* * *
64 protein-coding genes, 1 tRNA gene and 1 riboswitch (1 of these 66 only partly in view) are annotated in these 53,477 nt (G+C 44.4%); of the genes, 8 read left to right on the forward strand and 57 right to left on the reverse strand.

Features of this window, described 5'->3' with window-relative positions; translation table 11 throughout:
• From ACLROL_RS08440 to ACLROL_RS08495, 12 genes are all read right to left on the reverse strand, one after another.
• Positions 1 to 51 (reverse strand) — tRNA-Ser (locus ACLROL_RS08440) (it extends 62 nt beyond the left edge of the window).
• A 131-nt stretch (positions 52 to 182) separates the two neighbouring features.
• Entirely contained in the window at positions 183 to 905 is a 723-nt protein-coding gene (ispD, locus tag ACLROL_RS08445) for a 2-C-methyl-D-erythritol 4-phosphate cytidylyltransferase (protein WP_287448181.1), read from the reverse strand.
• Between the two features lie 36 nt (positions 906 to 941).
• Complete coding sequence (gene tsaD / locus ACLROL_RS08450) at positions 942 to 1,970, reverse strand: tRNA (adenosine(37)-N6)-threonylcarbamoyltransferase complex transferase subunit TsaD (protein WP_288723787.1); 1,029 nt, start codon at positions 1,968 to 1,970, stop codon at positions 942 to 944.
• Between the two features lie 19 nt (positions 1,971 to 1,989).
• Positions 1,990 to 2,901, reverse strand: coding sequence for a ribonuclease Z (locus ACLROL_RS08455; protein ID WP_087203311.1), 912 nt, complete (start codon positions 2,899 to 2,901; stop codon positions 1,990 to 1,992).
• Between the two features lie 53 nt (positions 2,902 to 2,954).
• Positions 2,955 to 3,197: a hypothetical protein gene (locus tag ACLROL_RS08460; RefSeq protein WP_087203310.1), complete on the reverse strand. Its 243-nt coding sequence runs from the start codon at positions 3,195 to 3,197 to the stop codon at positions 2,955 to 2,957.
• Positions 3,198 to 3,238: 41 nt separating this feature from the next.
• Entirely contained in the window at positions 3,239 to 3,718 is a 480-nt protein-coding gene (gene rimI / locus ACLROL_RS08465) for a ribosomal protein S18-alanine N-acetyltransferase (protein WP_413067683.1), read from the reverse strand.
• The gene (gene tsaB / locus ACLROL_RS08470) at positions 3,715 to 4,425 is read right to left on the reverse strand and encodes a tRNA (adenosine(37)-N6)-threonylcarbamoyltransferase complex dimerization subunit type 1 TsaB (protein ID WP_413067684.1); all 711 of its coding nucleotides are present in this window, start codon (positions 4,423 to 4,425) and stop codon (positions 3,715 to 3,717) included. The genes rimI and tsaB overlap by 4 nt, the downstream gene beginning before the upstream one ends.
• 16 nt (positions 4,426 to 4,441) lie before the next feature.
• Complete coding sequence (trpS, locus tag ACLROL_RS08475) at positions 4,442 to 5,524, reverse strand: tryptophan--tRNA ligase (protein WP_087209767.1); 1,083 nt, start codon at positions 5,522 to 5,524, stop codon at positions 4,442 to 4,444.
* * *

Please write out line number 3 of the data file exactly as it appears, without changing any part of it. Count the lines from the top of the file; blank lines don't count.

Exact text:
• From ACLROL_RS08440 to ACLROL_RS08495, 12 genes are all read right to left on the reverse strand, one after another.